The Government announced in September its intention to undertake a full public consultation on the issue of caste and the Equality Act – a consideration which has been contemplated since the enactment of the Act in 2010. The aim of the consultation is to obtain views from the public on whether the Act requires additional protection for those who are victims of caste discrimination in the UK. But what do we mean by ‘caste’ and what meaningful difference would any amendment make given the protections that are already in place?

What is ‘caste’?

The Explanatory Notes of the Equality Act provide that ‘caste’… “denotes hereditary, endogamous (marrying within the group) community associated with a traditional occupation and ranked accordingly on a perceived scale of ritual purity. It is generally (but not exclusively) associated with South Asia, particularly India, and its diaspora”. Statistics published in 2010 by the Government Equalities Office stated that the effects of caste discrimination are predictably worse for the lowest castes, an estimated 50,000-200,000 people in the UK.

Section 9(5) of the Equality Act originally said that ‘A minister of the Crown may by order amend this section so as to provide for caste to be an aspect of race’.  This was amended by the Enterprise and Regulatory Reform Act 2013 to read must by order amend…’.  This would suggest that the issue of caste has become a more serious consideration for Parliament in recent years. However, it could well be argued that case law on the subject has come to a conclusive position already without any necessity for the Act to be amended.

What current protections are in place?

Until 2015 case law had been unclear on whether race should be interpreted as including caste.  In Naveed v Aslam and others it was argued that the drafting of s9 Equality Act allowing for the amendment of the section at some point in the future to incorporate caste meant that it should not be included in the definition of race until then.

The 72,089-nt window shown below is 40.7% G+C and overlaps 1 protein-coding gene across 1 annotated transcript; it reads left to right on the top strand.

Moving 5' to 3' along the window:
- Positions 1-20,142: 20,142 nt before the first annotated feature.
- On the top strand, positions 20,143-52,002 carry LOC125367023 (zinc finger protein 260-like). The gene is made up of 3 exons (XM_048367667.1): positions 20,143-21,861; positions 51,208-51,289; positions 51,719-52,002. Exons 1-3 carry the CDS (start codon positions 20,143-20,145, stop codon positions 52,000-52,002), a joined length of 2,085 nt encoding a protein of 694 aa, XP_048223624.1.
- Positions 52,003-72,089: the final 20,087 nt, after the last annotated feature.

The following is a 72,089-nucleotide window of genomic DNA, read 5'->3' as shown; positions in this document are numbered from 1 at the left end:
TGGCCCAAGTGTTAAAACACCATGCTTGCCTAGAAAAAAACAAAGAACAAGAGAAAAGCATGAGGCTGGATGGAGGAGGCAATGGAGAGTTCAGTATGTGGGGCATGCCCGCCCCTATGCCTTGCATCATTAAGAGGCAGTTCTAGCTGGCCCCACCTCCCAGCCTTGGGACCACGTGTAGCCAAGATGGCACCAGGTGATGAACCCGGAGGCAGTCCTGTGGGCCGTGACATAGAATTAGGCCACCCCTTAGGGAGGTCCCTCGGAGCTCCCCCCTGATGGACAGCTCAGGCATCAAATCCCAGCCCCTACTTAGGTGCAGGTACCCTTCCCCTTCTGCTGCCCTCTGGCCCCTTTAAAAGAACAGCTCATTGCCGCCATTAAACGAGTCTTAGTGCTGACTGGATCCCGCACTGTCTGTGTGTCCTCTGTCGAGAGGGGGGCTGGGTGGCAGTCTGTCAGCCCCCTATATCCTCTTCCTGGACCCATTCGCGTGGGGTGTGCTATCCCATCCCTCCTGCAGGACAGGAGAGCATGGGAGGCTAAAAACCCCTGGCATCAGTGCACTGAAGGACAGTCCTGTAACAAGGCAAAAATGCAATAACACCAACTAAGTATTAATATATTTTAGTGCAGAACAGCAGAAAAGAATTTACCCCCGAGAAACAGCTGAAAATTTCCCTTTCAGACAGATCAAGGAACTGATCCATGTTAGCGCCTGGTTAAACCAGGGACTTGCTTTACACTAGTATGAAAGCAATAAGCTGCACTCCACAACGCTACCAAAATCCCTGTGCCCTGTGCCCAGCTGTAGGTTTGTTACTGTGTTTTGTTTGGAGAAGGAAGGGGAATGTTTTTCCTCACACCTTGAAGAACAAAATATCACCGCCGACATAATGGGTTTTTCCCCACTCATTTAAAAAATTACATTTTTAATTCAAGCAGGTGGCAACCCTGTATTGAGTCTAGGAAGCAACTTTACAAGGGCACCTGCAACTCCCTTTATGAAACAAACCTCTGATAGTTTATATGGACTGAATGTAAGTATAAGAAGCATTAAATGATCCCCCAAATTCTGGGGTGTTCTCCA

This has subsequently been clarified in the Employment Appeal Tribunal. In Chandhok & another v Tirkey last year the EAT upheld a decision that while ‘caste’ as an autonomous concept did not at that time fall within the definition of ‘race’ in the Equality Act, many aspects of ‘caste’ might be capable of doing so in their own right, due to the inclusion of ‘ethnic origin’ in that definition.

Whilst this decision demonstrates that there is some protection from caste discrimination and harassment already in place, Justice Langstaff emphasised, “My focus has been on the appeal in this particular case, in its particular circumstances: I have not seen my role as being to resolve academic disputes, and establish more general propositions” and so there is no guarantee that this ruling would protect others who face discrimination relating to caste.  The Equality Act was enacted ‘to reform and harmonise equality law’ and ‘to require the exercise of certain functions to be with regard to the need to eliminate discrimination and other prohibited conduct’.  As the opportunity remains to implement these objectives formally and expressly in relation to caste, perhaps the decision to provide an extra layer of clarity and protection would be no bad thing.

What implications will this have for employers?

In reality, the impact of an amendment to the Equality Act to include caste in the definition of race would be limited for most employers.  Only some nationalities will recognise caste as a basis for treating one employee more or less favourably than another – others will not care about or even recognise differences in caste in the first place, and for them the likely amendment to the Equality Act will be of little moment.  Practically speaking, due to the decision in Chandhok, employers should already be in a position where they have addressed this issue.  However, employers should be mindful of the following:

  • Taking extra precautions to not discriminate directly or indirectly during recruitment or the course of employment. Adding ‘caste’ as an express protected characteristic to the Equality Act will widen the scope for discrimination claims.
  • Increased training about meaning of ‘caste’ and how this may affect an employer’s workforce, especially where the workforce contains a material number of people whose original and/or upbringing will make them vulnerable to allegations of caste discrimination. Employers may be advised to prepare training session for HR on what ‘caste’ means as it may be a concept that is less understood than that of ‘gender’ or ‘race’.
  • Revising equality policies and procedures to reflect the express change.
  • Discouraging caste as a topic of debate or banter in the workplace in line with race and sex, etc.